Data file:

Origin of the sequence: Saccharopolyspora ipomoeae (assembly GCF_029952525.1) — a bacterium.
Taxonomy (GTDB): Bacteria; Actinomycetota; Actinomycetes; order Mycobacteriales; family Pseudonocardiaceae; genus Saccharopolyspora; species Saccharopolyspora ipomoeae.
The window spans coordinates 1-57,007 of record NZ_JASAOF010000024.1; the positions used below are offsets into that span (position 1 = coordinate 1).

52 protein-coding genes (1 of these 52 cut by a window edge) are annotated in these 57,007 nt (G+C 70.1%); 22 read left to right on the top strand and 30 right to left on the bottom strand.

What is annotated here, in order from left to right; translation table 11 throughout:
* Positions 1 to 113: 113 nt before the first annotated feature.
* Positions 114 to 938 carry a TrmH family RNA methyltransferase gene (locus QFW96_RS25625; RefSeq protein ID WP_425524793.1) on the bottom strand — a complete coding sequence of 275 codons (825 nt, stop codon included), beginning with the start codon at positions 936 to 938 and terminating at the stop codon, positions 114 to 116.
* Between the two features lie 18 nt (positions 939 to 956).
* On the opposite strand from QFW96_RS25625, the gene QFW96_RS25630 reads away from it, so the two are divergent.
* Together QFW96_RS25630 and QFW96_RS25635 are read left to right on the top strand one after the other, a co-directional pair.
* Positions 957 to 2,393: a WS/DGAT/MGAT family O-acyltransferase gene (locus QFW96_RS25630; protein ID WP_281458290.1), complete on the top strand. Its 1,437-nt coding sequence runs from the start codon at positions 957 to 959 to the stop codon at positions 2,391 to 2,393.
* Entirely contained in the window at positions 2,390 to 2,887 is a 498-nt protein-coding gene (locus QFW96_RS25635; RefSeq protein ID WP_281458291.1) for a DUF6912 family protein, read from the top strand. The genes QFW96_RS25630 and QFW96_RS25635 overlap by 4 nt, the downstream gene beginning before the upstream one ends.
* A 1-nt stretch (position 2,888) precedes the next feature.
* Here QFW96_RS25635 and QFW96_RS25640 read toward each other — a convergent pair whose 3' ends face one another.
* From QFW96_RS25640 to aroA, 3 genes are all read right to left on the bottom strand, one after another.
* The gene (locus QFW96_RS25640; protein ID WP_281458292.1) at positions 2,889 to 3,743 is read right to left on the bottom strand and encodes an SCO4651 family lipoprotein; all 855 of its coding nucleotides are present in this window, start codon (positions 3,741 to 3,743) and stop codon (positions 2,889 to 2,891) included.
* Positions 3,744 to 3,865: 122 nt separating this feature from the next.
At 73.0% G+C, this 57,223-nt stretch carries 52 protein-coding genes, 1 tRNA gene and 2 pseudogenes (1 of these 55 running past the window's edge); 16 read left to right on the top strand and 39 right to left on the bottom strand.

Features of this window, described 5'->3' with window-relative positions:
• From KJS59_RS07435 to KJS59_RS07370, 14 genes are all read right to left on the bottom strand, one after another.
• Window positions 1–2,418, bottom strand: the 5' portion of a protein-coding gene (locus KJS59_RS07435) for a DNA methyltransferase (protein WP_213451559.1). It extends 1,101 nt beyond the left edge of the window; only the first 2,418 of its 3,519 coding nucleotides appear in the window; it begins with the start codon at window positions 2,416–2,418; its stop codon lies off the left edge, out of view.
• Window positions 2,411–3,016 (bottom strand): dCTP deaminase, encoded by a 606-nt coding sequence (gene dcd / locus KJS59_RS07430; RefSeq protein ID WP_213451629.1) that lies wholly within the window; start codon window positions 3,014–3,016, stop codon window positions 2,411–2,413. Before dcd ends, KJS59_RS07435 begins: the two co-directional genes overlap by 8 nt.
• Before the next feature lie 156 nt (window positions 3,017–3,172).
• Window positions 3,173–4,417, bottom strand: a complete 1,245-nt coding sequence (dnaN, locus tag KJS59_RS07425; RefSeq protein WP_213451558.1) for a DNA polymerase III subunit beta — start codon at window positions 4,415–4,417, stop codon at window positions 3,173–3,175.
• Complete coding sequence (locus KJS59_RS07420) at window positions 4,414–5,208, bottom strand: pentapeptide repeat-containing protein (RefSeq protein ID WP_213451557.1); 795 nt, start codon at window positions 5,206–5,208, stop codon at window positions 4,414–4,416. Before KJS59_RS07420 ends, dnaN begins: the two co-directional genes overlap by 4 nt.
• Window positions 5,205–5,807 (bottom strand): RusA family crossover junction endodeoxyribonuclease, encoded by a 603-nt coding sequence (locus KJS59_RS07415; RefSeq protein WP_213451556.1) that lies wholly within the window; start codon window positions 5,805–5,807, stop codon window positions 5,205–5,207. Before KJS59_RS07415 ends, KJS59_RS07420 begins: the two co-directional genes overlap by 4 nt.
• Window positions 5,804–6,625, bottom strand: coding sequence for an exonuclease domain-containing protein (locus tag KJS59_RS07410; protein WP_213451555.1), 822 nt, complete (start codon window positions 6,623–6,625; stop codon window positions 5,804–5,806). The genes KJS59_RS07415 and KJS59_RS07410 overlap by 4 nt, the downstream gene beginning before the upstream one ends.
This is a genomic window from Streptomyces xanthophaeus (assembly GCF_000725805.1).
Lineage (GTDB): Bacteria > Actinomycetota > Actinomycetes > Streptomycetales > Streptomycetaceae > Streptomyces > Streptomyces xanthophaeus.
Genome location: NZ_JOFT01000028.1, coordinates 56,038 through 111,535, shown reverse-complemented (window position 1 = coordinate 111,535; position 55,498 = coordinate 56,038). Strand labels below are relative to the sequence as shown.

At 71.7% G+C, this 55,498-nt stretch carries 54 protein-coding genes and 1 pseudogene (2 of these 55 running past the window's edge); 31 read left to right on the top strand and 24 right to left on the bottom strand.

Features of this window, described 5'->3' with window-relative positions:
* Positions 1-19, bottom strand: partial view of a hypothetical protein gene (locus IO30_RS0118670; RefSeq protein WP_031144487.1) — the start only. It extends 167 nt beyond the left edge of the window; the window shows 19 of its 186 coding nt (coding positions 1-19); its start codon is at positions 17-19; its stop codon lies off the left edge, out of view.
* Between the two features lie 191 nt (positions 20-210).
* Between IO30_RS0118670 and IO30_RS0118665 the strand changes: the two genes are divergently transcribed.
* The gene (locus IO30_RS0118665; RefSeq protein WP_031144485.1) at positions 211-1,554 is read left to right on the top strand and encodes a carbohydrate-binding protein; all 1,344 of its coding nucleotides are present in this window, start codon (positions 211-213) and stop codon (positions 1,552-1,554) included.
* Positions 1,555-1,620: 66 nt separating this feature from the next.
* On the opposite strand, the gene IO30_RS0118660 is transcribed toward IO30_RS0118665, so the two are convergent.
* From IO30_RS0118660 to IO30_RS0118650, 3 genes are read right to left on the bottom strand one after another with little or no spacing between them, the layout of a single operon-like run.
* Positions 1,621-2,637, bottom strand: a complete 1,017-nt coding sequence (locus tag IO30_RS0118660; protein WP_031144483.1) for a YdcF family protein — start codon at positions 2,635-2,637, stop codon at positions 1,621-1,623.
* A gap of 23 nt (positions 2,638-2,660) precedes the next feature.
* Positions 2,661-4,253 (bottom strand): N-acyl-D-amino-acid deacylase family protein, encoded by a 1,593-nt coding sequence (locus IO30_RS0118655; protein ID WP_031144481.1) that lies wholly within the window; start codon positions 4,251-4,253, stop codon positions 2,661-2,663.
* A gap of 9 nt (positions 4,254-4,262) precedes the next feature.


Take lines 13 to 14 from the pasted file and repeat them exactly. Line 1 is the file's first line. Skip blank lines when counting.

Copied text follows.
* A 1-nt stretch (position 2,888) precedes the next feature.
* Here QFW96_RS25635 and QFW96_RS25640 read toward each other — a convergent pair whose 3' ends face one another.